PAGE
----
Quirky Burning Man

This strange 20-foot tall Alice in Wonderland type rabbit is a great introduction to the quirkiness of Burning Man. Photo by Tom Lovering

Burning Man is wonderfully quirky. Want proof? Walk 50 yards down any road.

I love it. Where else can you get a cold brew from a beer tap drilled in to the side of a coffin or discover an army of Barbie Dolls in their birthday suits.

Walking down one of Black Rock City's many roads, I came upon an army of Barbie Dolls in their birthday suits. Who knows what they were up to...

People wear quirky clothes, drive quirky vehicles and create quirky art. Check out the expressions on the fish below and on the Pitch Fork Man. Or what about the Cat Car? Or how about, uh, twin cats???

Murals are common at Burning Man. I love the expression on the striped fish and how the octopus is hitching a ride on the whale.

Pitch Fork Man is the very definition of quirky.

The Cat Car has always been one of my favorite mutant vehicles.

Here kitty kitty.

Naturally, Bone fits right into the environment. Grown men riding around on stick horsies also qualify. We are, after all the Horse-Bone Tribe.

Burning Man is a Bone kind of event. He is definitely quirky. Here, he plays unicorn on a horse's nose.

Grown men playing cowboys on toy horses also qualify as strange.

Here are a few more of my favorite examples of Burning Man quirkiness.

A tree made completely of bones.

The Suave Sphinx.

Desert mirage... a bar with its own outhouse being pulled by a tractor through the remote playa . We climbed on board and took advantage. Photo by Tom Lovering.

Man crashing bike into empty boxes. The boxes were set up specifically for that purpose.

Couch Car.

See through goat with shadow. Note garbage in stomach.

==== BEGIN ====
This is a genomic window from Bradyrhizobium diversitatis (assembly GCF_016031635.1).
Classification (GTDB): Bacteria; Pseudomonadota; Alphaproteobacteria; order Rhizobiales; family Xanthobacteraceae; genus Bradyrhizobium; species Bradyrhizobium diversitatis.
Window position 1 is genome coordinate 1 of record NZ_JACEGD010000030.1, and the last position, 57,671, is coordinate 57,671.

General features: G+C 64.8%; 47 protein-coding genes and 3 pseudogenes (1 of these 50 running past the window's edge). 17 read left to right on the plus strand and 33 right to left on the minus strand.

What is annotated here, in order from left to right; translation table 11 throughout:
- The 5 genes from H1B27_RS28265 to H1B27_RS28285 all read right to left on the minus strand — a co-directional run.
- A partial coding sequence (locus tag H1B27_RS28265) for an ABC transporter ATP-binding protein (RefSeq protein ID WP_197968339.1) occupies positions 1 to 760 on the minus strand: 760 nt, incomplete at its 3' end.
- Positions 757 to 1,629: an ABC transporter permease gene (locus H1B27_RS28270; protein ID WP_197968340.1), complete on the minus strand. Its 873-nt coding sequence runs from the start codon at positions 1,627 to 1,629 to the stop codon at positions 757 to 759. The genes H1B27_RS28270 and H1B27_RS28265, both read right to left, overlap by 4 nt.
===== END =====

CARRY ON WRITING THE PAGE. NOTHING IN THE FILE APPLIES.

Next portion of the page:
One Tribe focuses on capturing images of Burning Man and then putting them together in photo collages. I thought this collage did an excellent job of capturing the quirkiness of Burning Man.

And of course there is nothing quirky about me. I am the one on the left.

4 comments on “Quirky Burning Man

  1. Well. I never had heard of Burning Man, but I only landed here because I started a google search for a photo of Gbarnga…

    I was at Phebe from ’73-’77, helping to run mobile maternal child health clinics amongst other duties. The Gbarnga market and Lebanese stores were regular stops. I enjoyed all of your Liberian posts – have skimmed them all at this point and am nearly overcome by nostalgia and memory. I went back in ’85 for six weeks, post-coup but pre-civil war. I miss the country, which is to say I miss the people I knew there. Some did survive the war. Others have disappeared.

    I need to do some writing about those days myself, especially about the trips to the villages so far into the bush the kids never had seen a white woman. And Zorzor, and the Guinea border. And the trip to Freetown, when I spent nearly a day sitting on the Liberia/Sierra Leone border, refusing to give the guard his dash. 😉

    Oh, my. Wonderful writing, wonderful memories – some of the best I’ve come across from an expat-perspective.

    • Thanks for your comments. The war was tragic and so unnecessary. The people of Liberia continue to suffer because of it. Like you, the experience of working in Liberia was one of the highlights in my life.

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